From the above description it will be clear that the present invention provides a relatively environmentally benign system and also offers numerous advantages over conventional secondary heat transfer systems.

It will be clear to those of skill in the art that the above described embodiment is merely exemplarly of the present invention, and that various modifications and improvements may be made to the described example without departing from the scope of the invention; the primary refrigeration circuit 12 described above is of conventional form, though it could equally well utilise a different refrigeration cycle and thus be provided with different refrigeration circuit elements.

Patent Citations
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US2434221 *Jul 2, 1943Jan 6, 1948Honeywell Regulator CoControl means for plural stage refrigerating systems
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Referenced by
Citing PatentFiling datePublication dateApplicantTitle
US5941085 *Dec 19, 1997Aug 24, 1999Daewoo Electronics Co., Ltd.Refrigerator having an apparatus for defrosting
US6397600Oct 9, 2001Jun 4, 2002Pat RomanelliClosed loop fluorocarbon circuit for efficient power generation
US6594997Jan 7, 2002Jul 22, 2003Pat RomanelliVapor engines utilizing closed loop fluorocarbon circuit for power generation
US6619066Sep 30, 1999Sep 16, 2003Hachiyo Engineering Co., Ltd.Heat pump system of combination of ammonia cycle carbon dioxide cycle
US7096679 *Dec 23, 2003Aug 29, 2006Tecumseh Products CompanyTranscritical vapor compression system and method of operating including refrigerant storage tank and non-variable expansion device
US7788940Jul 20, 2006Sep 7, 2010Liebert CorporationElectronic equipment cabinet with integrated, high capacity, cooling system, and backup ventilation
US7900467 *Jul 23, 2007Mar 8, 2011Hussmann CorporationCombined receiver and heat exchanger for a secondary refrigerant
US7992397May 19, 2006Aug 9, 2011Mayekawa Mfg. Co., Ltd.Ammonia/CO2 refrigeration system, CO2 brine production system for use therein, and ammonia cooling unit incorporating that production system
US8113008 *Jul 29, 2005Feb 14, 2012Carrier CorporationRefrigeration circuit and method for operating a refrigeration circuit
US8261565 *Dec 2, 2004Sep 11, 2012Liebert CorporationCooling system for high density heat load
US8387687Mar 14, 2006Mar 5, 2013Liebert CorporationMethod and apparatus for cooling electronic enclosures
US8484984Jan 26, 2011Jul 16, 2013Liebert CorporationMethod and apparatus for equalizing a pumped refrigerant system
US20110314846 *Sep 8, 2011Dec 29, 2011Linde Kaltetechnik GmbhRefrigeration Circuit and Method for Operating a Refrigeration Circuit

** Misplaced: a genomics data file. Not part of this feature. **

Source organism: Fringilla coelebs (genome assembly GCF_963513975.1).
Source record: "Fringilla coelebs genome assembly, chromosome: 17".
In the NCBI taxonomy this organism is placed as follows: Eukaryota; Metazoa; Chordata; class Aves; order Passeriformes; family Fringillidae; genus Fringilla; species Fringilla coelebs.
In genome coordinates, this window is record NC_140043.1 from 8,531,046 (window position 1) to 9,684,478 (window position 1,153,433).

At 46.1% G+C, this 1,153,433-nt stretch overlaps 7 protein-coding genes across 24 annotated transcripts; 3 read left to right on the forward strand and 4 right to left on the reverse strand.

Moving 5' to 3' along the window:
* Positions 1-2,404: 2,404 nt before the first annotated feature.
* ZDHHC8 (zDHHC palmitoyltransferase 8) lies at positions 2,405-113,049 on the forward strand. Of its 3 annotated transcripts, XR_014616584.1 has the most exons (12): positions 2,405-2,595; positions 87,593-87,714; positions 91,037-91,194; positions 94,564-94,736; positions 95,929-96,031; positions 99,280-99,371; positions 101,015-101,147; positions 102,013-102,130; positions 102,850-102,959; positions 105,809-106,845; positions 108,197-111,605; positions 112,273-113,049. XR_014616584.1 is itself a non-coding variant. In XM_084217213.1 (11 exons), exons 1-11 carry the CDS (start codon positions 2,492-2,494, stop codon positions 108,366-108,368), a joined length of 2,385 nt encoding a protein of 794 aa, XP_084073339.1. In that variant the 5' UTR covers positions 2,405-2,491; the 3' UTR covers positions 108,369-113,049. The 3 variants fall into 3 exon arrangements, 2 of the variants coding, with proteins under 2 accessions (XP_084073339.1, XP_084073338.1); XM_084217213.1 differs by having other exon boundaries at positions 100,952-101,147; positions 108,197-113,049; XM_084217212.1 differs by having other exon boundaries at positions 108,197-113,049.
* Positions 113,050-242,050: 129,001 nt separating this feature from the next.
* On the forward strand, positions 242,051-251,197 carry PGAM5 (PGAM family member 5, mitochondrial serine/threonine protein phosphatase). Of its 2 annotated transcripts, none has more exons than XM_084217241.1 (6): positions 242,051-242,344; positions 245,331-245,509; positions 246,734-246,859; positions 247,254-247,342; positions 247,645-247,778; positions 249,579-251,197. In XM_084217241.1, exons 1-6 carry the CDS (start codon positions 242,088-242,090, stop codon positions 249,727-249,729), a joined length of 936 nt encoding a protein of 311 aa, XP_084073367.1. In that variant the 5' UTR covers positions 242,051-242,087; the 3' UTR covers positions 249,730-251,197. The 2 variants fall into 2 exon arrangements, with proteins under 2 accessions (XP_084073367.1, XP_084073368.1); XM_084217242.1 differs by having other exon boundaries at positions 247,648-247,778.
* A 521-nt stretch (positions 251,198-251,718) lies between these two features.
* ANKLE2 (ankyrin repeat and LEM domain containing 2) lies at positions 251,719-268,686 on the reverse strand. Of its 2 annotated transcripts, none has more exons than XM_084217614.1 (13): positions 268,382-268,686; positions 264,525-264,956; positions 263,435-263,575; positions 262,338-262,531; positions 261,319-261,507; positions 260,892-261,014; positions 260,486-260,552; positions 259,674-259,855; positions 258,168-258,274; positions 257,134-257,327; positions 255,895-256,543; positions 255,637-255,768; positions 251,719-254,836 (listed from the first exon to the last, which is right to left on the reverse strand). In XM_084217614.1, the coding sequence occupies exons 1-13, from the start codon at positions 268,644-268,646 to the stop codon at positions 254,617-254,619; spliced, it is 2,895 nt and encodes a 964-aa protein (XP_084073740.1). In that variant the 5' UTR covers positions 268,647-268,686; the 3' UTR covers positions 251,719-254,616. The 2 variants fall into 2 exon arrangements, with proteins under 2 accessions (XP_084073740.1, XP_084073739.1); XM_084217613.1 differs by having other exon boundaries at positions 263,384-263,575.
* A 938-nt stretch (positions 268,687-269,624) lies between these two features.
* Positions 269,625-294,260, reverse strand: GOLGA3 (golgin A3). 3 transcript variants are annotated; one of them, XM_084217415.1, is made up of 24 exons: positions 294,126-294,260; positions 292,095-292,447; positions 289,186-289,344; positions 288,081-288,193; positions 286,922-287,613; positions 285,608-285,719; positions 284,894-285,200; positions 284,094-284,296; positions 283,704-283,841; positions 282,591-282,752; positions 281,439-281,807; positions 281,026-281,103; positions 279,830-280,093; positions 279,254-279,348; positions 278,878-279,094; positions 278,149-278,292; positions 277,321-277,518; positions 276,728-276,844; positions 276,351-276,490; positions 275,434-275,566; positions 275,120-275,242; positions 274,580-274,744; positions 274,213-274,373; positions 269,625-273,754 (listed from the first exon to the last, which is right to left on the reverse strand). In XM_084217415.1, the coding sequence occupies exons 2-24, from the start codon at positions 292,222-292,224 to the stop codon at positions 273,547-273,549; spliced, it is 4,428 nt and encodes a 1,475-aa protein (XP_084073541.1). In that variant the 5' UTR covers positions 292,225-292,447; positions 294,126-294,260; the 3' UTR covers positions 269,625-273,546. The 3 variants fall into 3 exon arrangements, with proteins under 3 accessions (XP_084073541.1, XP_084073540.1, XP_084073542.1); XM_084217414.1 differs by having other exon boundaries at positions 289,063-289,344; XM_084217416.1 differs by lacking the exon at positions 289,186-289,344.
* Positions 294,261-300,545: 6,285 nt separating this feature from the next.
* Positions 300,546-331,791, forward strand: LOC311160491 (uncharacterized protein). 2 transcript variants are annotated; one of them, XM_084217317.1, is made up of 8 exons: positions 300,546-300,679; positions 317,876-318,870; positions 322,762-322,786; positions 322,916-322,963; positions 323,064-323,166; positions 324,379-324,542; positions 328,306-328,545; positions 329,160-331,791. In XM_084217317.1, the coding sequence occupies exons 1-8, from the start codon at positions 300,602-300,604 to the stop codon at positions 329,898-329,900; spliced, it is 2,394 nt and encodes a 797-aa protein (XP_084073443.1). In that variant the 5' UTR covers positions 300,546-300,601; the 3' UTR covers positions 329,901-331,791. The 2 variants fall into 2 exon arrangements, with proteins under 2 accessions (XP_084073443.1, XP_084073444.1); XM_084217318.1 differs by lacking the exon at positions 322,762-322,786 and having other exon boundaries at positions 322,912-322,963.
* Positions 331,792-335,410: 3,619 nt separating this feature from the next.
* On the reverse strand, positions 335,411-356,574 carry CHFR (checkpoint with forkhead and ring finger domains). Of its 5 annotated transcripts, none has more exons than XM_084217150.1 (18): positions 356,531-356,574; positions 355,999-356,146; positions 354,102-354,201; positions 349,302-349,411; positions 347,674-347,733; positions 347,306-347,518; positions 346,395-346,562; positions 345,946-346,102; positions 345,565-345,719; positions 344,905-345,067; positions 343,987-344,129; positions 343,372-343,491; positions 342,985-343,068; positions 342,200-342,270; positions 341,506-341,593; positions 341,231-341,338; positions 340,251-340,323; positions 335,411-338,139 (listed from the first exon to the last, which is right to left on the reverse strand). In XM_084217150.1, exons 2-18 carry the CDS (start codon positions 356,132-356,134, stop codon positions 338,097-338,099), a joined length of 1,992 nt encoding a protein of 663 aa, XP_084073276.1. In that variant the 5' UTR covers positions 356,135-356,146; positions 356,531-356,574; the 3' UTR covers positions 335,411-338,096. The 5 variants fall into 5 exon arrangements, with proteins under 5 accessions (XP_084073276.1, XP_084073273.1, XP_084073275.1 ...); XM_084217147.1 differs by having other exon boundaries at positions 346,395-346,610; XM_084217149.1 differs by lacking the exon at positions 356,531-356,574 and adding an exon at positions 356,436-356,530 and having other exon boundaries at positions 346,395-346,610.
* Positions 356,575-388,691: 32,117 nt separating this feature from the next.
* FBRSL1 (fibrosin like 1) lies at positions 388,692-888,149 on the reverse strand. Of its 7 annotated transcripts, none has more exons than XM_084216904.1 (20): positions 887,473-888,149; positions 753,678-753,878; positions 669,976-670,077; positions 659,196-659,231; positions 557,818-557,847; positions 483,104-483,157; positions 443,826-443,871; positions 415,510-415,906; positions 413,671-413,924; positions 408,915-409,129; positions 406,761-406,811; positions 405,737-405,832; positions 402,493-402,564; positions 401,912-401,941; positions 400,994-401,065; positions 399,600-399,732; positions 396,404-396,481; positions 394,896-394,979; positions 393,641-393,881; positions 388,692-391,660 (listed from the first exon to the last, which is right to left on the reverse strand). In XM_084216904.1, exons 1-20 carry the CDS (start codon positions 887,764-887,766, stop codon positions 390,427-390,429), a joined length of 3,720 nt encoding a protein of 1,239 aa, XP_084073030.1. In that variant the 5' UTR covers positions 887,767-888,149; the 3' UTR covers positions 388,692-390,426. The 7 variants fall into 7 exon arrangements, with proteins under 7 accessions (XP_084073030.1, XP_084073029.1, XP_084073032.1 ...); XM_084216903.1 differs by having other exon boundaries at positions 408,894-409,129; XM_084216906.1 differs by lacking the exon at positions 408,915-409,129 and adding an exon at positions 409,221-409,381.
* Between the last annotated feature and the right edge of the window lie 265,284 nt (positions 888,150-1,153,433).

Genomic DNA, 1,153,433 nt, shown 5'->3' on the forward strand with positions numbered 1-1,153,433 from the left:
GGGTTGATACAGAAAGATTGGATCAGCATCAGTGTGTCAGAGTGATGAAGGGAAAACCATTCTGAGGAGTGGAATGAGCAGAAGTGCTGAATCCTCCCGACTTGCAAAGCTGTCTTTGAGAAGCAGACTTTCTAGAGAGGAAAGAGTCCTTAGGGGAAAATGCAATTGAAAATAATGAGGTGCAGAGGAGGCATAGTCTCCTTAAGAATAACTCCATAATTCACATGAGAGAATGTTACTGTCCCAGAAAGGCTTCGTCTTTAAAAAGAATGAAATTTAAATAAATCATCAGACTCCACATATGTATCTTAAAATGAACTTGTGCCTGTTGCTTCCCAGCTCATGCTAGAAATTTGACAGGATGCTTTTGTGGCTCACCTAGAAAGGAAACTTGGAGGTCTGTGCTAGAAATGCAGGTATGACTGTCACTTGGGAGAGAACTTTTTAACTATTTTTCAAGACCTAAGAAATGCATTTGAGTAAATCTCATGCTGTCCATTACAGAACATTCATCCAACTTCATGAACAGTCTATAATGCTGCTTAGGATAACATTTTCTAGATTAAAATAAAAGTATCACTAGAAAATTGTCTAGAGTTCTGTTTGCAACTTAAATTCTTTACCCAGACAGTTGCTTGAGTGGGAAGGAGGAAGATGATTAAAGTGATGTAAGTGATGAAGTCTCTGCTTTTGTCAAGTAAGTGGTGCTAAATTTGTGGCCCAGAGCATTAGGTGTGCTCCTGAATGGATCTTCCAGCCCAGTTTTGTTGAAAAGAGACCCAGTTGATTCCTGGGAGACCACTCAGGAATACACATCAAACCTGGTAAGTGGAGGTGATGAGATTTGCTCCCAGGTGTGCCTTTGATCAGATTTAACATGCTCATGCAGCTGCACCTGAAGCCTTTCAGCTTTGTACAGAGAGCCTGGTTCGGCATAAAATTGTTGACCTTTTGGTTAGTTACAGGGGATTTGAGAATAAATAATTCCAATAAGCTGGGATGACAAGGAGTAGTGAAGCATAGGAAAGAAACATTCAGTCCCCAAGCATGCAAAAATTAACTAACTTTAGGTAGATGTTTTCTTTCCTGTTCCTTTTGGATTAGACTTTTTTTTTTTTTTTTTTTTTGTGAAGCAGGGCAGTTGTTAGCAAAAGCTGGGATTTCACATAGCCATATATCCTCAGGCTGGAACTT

CN100529594CDec 2, 2004Aug 19, 2009力博特公司Cooling system for high density heat load
CN101124438BFeb 18, 2005Aug 4, 2010卡里尔公司CO2-refrigeration device with heat reclaim
EP0987503A1 *Jan 29, 1999Mar 22, 2000Daikin Industries, Ltd.Refrigerating plant
EP1029207A2 *Oct 28, 1998Aug 23, 2000Hussmann CorporationRefrigerated merchandiser with modular evaporator coils and "no defrost" product area
EP1164338A1 *Sep 30, 1999Dec 19, 2001Hachiyo Engineering Co., Ltd.Heat pump system of combination of ammonia cycle and carbon dioxide cycle
EP1630495A1 *Aug 24, 2004Mar 1, 2006Nederlandse Organisatie voor toegepast-natuurwetenschappelijk Onderzoek TNOA method and a cooling system in which a refrigerant is used as a cooling agent and/or as a defrosting agent
EP2019272A2 *Jul 17, 2008Jan 28, 2009Hussmann CorporationCombined receiver and heat exchanger for a secondary refrigerant
EP2314956A1 *Dec 2, 2004Apr 27, 2011Liebert CorporationCooling system for high density heat load
WO2005001345A1Jun 23, 2004Jan 6, 2005Stephen Forbes PearsonImproved cooling system
WO2005057097A2 *Dec 2, 2004Jun 23, 2005Liebert CorpCooling system for high density heat load
WO2006022541A1 *Aug 23, 2005Mar 2, 2006TnoA method and a cooling system in which a refrigerant is used as a cooling agent and as a defrosting agent
WO2006032888A1 *Sep 22, 2005Mar 30, 2006Trox Uk LtdCooling methods and apparatus
WO2006087011A1 *Feb 18, 2005Aug 24, 2006Carrier CorpCo2-refrigeration device with heat reclaim
Classifications
U.S. Classification62/277, 62/DIG.2, 62/333
International ClassificationF25B25/00
Cooperative ClassificationY10S62/02, F25B2309/06, F25B25/005
European ClassificationF25B25/00B
Legal Events
DateCodeEventDescription
Sep 1, 2006FPAYFee payment
Year of fee payment: 12
Aug 29, 2002FPAYFee payment
Year of fee payment: 8
Sep 14, 1998FPAYFee payment
Year of fee payment: 4
Jul 23, 1992ASAssignment
Owner name: STAR REFRIGERATION LIMITED, SCOTLAND
Free format text: ASSIGNMENT OF ASSIGNORS INTEREST.;ASSIGNOR:PEARSON, STEPHEN F.;REEL/FRAME:006218/0908
Effective date: 19920717